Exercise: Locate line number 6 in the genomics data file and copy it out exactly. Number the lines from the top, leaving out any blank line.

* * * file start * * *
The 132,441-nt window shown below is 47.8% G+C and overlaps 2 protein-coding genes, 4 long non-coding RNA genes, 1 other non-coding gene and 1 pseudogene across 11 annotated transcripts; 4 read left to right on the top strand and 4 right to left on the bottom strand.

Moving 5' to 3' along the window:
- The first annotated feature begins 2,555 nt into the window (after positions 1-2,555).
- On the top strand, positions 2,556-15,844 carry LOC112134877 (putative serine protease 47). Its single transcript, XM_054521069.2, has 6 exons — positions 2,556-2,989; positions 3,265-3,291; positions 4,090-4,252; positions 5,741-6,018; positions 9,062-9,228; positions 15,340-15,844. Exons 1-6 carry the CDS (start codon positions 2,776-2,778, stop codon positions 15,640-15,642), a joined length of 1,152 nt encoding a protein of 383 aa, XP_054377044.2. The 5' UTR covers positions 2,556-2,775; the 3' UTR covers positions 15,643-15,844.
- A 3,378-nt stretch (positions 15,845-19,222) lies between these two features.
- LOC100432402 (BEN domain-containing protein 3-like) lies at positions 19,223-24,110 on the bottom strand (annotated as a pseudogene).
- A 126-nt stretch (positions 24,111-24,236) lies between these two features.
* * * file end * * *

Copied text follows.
- LOC100432402 (BEN domain-containing protein 3-like) lies at positions 19,223-24,110 on the bottom strand (annotated as a pseudogene).